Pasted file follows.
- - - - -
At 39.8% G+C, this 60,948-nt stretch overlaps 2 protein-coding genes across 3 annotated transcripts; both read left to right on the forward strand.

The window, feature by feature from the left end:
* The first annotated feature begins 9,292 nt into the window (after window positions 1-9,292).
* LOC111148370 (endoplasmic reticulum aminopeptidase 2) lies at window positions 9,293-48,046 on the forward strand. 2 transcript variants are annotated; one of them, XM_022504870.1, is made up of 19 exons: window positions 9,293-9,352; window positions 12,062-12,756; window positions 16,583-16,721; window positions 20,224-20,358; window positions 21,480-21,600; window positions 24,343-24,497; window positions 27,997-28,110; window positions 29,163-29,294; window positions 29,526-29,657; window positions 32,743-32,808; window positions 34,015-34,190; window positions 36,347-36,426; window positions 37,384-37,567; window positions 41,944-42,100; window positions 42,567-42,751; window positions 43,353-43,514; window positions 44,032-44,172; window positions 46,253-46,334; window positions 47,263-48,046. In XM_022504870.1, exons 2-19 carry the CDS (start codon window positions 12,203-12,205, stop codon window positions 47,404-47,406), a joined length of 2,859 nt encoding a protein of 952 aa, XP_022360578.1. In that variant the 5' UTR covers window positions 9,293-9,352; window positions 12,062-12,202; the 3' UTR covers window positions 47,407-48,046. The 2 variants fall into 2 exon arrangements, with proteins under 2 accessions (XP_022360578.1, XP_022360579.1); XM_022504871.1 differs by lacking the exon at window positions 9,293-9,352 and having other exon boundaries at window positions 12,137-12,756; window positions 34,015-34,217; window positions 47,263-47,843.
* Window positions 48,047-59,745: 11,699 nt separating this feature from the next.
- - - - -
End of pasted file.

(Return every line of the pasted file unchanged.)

At 39.8% G+C, this 60,948-nt stretch overlaps 2 protein-coding genes across 3 annotated transcripts; both read left to right on the forward strand.

The window, feature by feature from the left end:
* The first annotated feature begins 9,292 nt into the window (after window positions 1-9,292).
* LOC111148370 (endoplasmic reticulum aminopeptidase 2) lies at window positions 9,293-48,046 on the forward strand. 2 transcript variants are annotated; one of them, XM_022504870.1, is made up of 19 exons: window positions 9,293-9,352; window positions 12,062-12,756; window positions 16,583-16,721; window positions 20,224-20,358; window positions 21,480-21,600; window positions 24,343-24,497; window positions 27,997-28,110; window positions 29,163-29,294; window positions 29,526-29,657; window positions 32,743-32,808; window positions 34,015-34,190; window positions 36,347-36,426; window positions 37,384-37,567; window positions 41,944-42,100; window positions 42,567-42,751; window positions 43,353-43,514; window positions 44,032-44,172; window positions 46,253-46,334; window positions 47,263-48,046. In XM_022504870.1, exons 2-19 carry the CDS (start codon window positions 12,203-12,205, stop codon window positions 47,404-47,406), a joined length of 2,859 nt encoding a protein of 952 aa, XP_022360578.1. In that variant the 5' UTR covers window positions 9,293-9,352; window positions 12,062-12,202; the 3' UTR covers window positions 47,407-48,046. The 2 variants fall into 2 exon arrangements, with proteins under 2 accessions (XP_022360578.1, XP_022360579.1); XM_022504871.1 differs by lacking the exon at window positions 9,293-9,352 and having other exon boundaries at window positions 12,137-12,756; window positions 34,015-34,217; window positions 47,263-47,843.
* Window positions 48,047-59,745: 11,699 nt separating this feature from the next.